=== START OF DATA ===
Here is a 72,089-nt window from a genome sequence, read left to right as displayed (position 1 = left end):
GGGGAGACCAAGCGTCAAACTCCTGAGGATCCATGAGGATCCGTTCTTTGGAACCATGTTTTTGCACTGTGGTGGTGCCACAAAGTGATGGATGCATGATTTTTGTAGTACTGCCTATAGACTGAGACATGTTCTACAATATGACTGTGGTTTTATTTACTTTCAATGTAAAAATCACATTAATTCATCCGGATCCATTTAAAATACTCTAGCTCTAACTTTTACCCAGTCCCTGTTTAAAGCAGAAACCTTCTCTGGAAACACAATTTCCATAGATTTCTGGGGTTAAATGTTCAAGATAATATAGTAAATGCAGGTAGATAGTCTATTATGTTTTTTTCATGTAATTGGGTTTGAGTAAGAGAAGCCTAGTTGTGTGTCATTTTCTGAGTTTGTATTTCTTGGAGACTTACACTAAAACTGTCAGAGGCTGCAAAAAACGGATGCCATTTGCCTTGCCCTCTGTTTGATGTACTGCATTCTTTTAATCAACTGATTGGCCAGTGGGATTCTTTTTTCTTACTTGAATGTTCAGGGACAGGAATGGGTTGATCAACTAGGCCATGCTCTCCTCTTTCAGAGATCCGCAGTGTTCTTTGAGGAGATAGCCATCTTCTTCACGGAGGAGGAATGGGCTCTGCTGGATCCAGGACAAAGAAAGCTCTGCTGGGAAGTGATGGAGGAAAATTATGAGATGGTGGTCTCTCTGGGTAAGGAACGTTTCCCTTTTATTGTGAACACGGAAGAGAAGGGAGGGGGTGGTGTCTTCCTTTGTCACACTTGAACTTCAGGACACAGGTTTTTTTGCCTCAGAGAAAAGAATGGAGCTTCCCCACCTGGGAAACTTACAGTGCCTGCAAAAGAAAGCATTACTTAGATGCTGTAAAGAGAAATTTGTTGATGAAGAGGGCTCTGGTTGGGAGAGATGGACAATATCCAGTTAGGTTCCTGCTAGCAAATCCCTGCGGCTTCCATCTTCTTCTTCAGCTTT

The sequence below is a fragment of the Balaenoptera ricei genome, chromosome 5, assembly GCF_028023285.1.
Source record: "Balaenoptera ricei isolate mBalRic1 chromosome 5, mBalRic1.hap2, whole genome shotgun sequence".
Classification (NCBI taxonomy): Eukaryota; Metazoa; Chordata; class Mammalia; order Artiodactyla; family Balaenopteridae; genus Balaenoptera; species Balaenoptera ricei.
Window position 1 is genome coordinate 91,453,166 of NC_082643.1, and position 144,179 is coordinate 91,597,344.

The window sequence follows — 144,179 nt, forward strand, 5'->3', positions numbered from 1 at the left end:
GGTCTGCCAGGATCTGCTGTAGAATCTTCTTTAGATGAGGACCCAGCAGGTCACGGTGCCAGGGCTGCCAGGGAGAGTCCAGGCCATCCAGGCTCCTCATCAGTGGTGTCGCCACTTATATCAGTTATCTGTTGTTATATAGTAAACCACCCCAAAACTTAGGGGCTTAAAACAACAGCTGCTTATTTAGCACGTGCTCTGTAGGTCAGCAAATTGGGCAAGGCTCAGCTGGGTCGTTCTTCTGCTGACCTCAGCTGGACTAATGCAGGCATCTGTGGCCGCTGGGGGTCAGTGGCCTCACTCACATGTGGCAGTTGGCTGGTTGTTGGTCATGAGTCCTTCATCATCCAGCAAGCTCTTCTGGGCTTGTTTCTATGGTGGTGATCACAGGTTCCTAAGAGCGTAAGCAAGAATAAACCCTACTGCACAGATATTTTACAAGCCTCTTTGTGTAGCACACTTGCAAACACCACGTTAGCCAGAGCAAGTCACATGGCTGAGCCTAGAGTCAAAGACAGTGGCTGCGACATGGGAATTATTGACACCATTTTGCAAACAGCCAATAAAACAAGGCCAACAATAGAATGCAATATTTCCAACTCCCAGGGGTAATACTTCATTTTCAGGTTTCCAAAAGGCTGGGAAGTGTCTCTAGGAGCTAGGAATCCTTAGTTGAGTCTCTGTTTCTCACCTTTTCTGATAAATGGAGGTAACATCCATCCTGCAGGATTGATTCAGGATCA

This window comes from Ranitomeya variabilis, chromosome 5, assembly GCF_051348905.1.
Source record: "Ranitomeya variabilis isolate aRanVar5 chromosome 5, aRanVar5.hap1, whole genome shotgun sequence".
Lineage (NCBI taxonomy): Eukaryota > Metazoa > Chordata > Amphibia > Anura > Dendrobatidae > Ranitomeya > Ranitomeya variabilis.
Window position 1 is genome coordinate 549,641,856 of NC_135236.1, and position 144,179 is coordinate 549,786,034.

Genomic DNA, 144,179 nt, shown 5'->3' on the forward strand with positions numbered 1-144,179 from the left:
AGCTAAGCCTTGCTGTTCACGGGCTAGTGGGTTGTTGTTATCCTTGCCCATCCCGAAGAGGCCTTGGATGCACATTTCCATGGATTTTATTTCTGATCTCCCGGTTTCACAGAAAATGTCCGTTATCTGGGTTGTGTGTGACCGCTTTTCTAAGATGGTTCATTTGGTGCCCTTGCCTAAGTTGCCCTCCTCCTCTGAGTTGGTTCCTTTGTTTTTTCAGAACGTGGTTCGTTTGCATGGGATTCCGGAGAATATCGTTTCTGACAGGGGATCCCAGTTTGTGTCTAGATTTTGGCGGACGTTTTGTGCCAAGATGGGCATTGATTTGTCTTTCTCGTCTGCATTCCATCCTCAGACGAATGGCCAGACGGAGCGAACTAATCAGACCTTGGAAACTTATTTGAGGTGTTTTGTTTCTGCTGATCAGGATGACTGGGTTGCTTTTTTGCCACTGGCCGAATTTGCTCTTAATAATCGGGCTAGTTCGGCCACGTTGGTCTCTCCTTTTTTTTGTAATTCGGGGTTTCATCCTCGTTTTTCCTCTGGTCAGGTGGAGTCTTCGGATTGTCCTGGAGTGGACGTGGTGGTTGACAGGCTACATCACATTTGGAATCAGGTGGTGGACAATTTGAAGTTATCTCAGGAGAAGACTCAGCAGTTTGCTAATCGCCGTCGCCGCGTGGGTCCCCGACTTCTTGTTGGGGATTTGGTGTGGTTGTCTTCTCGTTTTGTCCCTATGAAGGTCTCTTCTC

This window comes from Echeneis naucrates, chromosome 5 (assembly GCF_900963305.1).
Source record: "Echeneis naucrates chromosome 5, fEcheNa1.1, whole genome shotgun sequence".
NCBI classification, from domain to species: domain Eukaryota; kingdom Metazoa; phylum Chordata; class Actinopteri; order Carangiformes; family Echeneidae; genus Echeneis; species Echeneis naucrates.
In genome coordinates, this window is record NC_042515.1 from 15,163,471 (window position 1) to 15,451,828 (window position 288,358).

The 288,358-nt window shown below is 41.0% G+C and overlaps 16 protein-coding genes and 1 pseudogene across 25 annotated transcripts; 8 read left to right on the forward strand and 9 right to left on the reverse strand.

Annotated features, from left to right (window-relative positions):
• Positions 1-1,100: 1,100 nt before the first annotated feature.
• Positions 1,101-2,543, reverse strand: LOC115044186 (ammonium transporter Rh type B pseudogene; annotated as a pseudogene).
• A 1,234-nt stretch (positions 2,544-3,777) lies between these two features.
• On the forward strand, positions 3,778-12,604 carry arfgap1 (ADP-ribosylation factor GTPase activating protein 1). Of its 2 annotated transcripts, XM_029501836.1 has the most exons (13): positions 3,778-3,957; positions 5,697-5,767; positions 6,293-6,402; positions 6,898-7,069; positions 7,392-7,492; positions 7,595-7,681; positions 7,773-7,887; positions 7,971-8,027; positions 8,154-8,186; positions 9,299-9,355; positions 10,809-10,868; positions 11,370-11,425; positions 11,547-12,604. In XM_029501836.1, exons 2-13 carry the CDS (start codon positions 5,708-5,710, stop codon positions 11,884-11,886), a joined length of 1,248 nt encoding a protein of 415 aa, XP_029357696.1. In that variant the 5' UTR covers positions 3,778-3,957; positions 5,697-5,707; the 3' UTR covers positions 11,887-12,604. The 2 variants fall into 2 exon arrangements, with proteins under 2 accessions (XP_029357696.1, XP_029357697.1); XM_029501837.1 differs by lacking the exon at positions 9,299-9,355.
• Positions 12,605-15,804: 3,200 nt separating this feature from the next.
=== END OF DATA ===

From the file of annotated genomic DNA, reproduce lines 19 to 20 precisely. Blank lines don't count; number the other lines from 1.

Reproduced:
The 288,358-nt window shown below is 41.0% G+C and overlaps 16 protein-coding genes and 1 pseudogene across 25 annotated transcripts; 8 read left to right on the forward strand and 9 right to left on the reverse strand.

Annotated features, from left to right (window-relative positions):